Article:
4th November Catherine Ramsay

The Elemental Solids

 

Meet the three dimensional shapes that have captured the interest and imagination of mathematicians for thousands of years. We will discover their mystical origins, investigate their properties and prove important results about these and other polyhedra in a hands on exploration of the beauty and order of euclidean geometry.

11th November

 

Des Johnston

 

The Game of Life

 

The Game of Life was invented by a British mathematician, John Horton Conway, in 1970. It is played on a square grid like a chess board on which cells live, die or are born according to simple rules. In many ways these cells behave like living things, in spite of the simplicity of the rules that govern their fate, and this led to the name of "Life" for the game. The masterclass session first introduces the Game of Life and explains the rules. We will then play Life on a computer, exploring different starting patterns and even the effect of changing the rules, and also explore the game on paper.

18th November Dorothy Winn

Combinatorics - Learning to Count

 

Combinatorics is all about counting - any problem which starts "How many...." is likely to be answered using Combinatorics. How many ways are there to order the numbers 1 to 10? How many ways are there to escape from a given maze? How many shapes are made up of four squares? Or five squares? We will work out some of the fundamental principles of Combinatorics in a hands on session with lots of engaging problems.

25th November Mark Wilkinson

The Maths of Social Media

 

It might surprise you, but the way in which the internet is used by society gives rise to many interesting (and often very tough!) mathematical problems. For instance, in what manner and how quickly does information spread through social media? Can one effectively stop the spread of "fake news"? How can one even identify "fake news" on sites such as Facebook? In this Masterclass, we shall learn the basic mathematical language of graphs, which are important mathematical structures that mathematicians use to model the internet. We shall then tackle some mathematical problems that even employees of Google might find intriguing!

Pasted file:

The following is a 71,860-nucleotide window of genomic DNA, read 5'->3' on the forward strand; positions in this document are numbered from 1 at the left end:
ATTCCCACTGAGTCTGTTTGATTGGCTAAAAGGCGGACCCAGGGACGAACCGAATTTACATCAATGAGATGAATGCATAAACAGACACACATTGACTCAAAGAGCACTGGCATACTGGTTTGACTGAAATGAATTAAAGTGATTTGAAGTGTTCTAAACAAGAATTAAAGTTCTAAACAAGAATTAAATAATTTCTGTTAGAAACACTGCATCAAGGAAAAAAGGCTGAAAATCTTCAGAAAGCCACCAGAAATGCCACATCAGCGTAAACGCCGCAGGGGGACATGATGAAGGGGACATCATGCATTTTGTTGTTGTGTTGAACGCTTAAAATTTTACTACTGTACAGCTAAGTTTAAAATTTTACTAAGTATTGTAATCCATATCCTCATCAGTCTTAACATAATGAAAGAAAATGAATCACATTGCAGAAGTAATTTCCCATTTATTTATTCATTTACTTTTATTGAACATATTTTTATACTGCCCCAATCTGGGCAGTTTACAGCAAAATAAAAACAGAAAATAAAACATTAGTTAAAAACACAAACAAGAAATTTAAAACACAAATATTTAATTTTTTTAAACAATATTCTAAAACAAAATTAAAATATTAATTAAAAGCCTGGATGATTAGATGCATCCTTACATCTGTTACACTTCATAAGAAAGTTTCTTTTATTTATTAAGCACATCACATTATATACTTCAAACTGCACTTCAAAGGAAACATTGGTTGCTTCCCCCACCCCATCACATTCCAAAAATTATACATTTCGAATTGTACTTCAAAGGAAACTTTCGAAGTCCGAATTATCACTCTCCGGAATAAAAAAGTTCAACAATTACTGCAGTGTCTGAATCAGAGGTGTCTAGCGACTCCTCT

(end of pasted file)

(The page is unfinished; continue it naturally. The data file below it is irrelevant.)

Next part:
2nd December Mairi Walker Mapping the world

 

Maps have been used for thousands of years to help us explain and explore the world around us. But how well does a map actually represent the surface of the Earth? In this masterclass we will explore different ways of mapping the world, and see how the problems we encounter lead us into an entirely new world of geometry.

 

The final masterclass will end with a closing ceremony at which pupils who have regularly attended the masterclasses will be awarded a certificate. Parents are invited to this masterclass, and the morning will finish with a celebratory buffet.

The Edinburgh & Lothians Mathematics Masterclasses are supported by the University of Edinburgh, Heriot Watt University, Napier University and the Royal Institution. We are very grateful to the Glasgow Mathematical Journal Trust and the James Clerk Maxwell Foundation for their financial support of our 2017 series. If you are interested in offering us financial support for future years then we would be glad to hear from you!